Think today of how important celebrity is. Think about how the happenings of Lindsay Lohan or Bradley Cooper being the year’s “Sexiest Man Alive” lead off news casts. Today we know more about Charlie Sheen’s mental capacity then we do about CIA spies being rounded up in Iran. Well, today its quite easy. Facebook, Twitter and TMZ make news of what a celebrity ate for dinner at the tip of our fingers.

In 1956 the access wasn’t as easy to obtain but the “celebrity” was still prevalent and debatably the first, but no doubt the most iconic, was Marilyn Monroe. Monroe had an aura about her that enraptured audiences. People wanted to see her, be with her or even be her. Obviously there have been numerous accounts in books, film and television that have touched on the subject of Monroe. None in my opinion have given such a focused view of the multilayered actress and broken down the “image” of what Monroe has become today like My Week with Marilyn.

Based off the diaries of Colin Clark, My Week with Marilyn takes place during one month of shooting the film The Prince and the Showgirl starring Monroe and Sir Laurence Olivier, who also directed. Clark, played by Eddie Redmayne, gets his first production job as a third assistant director. He is the most expendable but also has the most access. This access allows him intimate moments with the celebrities of the film. His time on the production seems to give him a greater understanding of Monroe and Olivier as people and where they are in their lives. This understanding is what draws Monroe to him. Monroe is in need of a friend and Colin ends up being that friend on a very intimate but platonic level.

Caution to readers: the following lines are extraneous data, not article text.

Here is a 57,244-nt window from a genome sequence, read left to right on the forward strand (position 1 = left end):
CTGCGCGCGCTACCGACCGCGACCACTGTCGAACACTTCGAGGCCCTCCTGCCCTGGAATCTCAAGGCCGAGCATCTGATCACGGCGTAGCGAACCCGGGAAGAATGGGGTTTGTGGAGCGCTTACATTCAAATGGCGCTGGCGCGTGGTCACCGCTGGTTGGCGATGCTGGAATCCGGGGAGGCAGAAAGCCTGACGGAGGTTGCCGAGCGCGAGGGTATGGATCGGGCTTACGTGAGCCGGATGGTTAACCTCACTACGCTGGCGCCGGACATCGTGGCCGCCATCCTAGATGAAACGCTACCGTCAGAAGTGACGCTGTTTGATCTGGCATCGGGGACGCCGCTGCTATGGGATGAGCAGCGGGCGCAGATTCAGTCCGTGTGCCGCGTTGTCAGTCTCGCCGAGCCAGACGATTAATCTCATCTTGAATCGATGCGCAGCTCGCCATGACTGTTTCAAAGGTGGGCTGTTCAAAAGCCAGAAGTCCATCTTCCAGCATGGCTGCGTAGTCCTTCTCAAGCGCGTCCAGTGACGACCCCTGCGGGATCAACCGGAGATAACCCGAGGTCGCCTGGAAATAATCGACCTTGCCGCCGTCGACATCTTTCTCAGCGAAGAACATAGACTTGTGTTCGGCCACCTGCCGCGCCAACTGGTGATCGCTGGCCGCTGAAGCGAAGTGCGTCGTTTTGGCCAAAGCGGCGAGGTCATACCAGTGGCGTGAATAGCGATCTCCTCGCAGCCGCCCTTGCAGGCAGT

Michelle Williams gives a remarkable Oscar worthy performance as Monroe. The details to the simple nuances of Monroe are amazing. Not only that, but Williams is essentially playing multiple characters. She is playing Marilyn, Norma Jean, the tortured girl on pills and other medications, and the struggling actress trying to bring validity to her performances.

Being that this film is not a biopic and focuses on Monroe during this one month of shooting, allows Williams to bring something more to Monroe that we haven’t seen before. We see a side that makes us hurt for what she struggles with and angers us for what she did to contribute to her untimely death.

Williams’ performance was not the only remarkable one in the film. Kenneth Branagh as Olivier also gives a stunning performance. We are able to see what struggles Olivier went through to stay relevant and try to adapt to the changing times. I haven’t seen Branagh this good in a while. Not to be lost in the shuffle is Redmayne’s portrayal of Colin Clark. He does a marvelous job, along with director Simon Curtis, of making you feel what Colin feels when he is around and with Marilyn. There is a simple honesty and naïvety of Colin that is what ultimately draws Monroe to him. The greatness of these performances will allow all audiences to enjoy this story.

Whether you are a fan of Monroe or Olivier or read Clark’s diaries or not you will enjoy this film. People are still fascinated with nostalgic Hollywood and seeing behind the curtain during a time when we didn’t have that ability. This is the best ensemble of acting I have seen this year and that wasn’t the only greatness of the film. Keep an eye on the costumes. The Academy loves historical accuracy in clothing and this film was spot on. This was one of the best films I have seen this year and look for this film to gain some serious momentum and plenty of Oscar talk.